Leon—still rockin’ after all this time… Photo Sean Arthur Joyce describes him as the “ultimate rock ’n roll session man,” and indeed his resumé of session work reads like a who’s who of modern music, from ’60s pop rock outfits like Gary Lewis and the Playboys and The Byrds to his glory days in the ’70s backing Delaney & Bonnie, Joe Cocker, and George Harrison at the Concert for Bangladesh, to mention only a few. Russell’s version of Dylan’s A Hard Rain’s A-Gonna Fall—which he performed with gusto at The Royal—has become the signature version of the song. He spoke of meeting Dylan about the time he made his Nashville Skylinealbum (1969) when Russell was heading to upstate New York to record an album (he didn’t say which one) with iconic session players Jim Keltner and Carl Radle. He recalls Dylan going outside the control booth to write the next song even as the previous one was receiving its finishing touches. “I said to myself, I’d sure like to learn how to do that!”

Russell’s show at The Royal hit all the high notes of his career, including other favourites such as Tight Rope, plus a ripping fast blues shuffle version of The Beatles’ I’ve Just Seen A Face. The King of Swamp Blues graciously sat back to allow Chris Simmons a slide guitar sweetened solo set featuring classic Robert Johnson number Kind Hearted Woman. Russell then delivered solo probably his most famous tune, A Song For You. The band returned for a high-octane closing medley that included Russell’s aptly Jagger-esque Jumpin’ Jack Flash, Papa Was a Rollin’ Stone, and Kansas City. The band didn’t bother to go through the time-worn routine of leaving the stage and waiting for the inevitable calls for an encore. “My feet hurt too much to do that anymore,” said Russell, “so just imagine that we did,” launching into a blistering medley of Great Balls of Fire, Roll Over Beethoven and Blue Suede Shoes. Talk about going out with a bang!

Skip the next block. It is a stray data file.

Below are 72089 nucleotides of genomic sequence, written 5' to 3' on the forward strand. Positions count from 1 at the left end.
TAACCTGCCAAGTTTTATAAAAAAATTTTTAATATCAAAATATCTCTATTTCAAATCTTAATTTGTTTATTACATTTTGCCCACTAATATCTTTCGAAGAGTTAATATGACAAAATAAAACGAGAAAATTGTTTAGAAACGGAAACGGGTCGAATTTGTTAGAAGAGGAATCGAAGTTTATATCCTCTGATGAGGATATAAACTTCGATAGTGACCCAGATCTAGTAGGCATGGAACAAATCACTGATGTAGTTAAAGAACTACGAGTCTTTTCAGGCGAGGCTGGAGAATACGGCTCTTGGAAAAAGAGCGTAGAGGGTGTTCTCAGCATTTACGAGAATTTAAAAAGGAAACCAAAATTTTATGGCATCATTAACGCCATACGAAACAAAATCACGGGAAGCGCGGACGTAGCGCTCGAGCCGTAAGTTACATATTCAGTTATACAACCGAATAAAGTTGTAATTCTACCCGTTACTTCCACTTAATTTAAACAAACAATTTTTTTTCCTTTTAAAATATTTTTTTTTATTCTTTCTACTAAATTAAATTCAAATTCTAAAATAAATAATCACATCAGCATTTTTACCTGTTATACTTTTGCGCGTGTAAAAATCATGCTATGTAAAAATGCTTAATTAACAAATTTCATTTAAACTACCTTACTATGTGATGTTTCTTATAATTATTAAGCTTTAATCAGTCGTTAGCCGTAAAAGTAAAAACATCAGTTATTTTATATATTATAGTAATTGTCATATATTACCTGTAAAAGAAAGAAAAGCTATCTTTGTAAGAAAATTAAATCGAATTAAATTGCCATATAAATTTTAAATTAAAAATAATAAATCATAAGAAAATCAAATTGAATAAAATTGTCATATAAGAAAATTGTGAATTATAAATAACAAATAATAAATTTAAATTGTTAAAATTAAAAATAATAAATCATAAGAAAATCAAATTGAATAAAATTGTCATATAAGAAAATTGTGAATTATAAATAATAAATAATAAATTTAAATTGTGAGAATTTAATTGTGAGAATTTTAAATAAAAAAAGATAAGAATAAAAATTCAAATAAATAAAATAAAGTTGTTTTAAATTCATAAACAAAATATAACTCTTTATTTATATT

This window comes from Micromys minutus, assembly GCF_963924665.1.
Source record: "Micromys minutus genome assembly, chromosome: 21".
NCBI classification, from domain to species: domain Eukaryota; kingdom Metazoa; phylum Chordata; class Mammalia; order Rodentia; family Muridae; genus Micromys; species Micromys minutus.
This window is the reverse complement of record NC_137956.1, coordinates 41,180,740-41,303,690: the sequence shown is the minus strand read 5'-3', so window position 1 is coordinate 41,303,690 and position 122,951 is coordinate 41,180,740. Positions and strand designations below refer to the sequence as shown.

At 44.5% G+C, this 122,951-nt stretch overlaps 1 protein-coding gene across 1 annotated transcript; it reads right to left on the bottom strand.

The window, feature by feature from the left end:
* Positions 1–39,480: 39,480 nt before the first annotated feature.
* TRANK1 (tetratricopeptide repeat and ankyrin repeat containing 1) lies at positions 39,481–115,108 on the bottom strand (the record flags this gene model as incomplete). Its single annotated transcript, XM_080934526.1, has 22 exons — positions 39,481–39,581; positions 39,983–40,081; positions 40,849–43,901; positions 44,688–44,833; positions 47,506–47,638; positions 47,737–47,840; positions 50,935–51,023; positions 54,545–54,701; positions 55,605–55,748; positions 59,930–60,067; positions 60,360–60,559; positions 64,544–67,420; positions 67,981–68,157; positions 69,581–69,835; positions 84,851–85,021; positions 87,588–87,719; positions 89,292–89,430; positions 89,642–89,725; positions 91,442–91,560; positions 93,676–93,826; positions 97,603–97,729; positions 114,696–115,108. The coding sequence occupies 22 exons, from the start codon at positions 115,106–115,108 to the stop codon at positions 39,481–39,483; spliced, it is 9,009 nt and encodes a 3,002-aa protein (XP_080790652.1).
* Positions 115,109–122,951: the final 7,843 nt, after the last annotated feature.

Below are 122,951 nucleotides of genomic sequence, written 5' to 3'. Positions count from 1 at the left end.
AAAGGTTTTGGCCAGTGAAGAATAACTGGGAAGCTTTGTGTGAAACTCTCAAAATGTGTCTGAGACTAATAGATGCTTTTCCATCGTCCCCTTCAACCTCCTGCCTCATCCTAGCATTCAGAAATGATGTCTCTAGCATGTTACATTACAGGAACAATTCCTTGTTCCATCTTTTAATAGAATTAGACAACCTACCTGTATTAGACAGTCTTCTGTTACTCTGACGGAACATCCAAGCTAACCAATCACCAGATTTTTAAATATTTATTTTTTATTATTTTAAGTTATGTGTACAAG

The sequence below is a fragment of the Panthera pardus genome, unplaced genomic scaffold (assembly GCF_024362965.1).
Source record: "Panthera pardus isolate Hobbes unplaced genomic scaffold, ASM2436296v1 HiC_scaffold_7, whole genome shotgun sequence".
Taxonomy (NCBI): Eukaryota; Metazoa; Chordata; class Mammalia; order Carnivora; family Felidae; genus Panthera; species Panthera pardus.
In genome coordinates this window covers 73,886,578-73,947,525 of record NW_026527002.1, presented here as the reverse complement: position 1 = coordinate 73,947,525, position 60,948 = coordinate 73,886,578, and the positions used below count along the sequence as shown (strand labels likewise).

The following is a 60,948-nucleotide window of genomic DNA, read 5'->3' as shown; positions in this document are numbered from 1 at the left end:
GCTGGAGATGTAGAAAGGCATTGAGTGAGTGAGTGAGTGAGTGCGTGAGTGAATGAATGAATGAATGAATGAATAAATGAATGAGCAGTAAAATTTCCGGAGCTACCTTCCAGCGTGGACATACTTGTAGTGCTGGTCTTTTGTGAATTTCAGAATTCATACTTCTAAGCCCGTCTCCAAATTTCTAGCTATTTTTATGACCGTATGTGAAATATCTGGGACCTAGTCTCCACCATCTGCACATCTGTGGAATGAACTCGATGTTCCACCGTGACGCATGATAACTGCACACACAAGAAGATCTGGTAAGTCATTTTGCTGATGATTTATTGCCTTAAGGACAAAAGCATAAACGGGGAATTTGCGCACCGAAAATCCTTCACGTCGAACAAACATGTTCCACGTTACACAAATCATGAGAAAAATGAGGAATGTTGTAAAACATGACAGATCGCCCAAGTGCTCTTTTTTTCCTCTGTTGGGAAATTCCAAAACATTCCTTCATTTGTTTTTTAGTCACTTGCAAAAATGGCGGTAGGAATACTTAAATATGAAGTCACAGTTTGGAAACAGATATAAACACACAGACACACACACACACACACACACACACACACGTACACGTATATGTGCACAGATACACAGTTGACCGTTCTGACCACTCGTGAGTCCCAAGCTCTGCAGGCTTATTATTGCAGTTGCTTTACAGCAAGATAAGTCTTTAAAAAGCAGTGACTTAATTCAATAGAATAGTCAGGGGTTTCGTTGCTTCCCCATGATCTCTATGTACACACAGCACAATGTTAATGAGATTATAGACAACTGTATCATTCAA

Russell’s influence on classic rock is no longer an ‘open secret’ thanks to Sir Elton. Photo Sean Arthur Joyce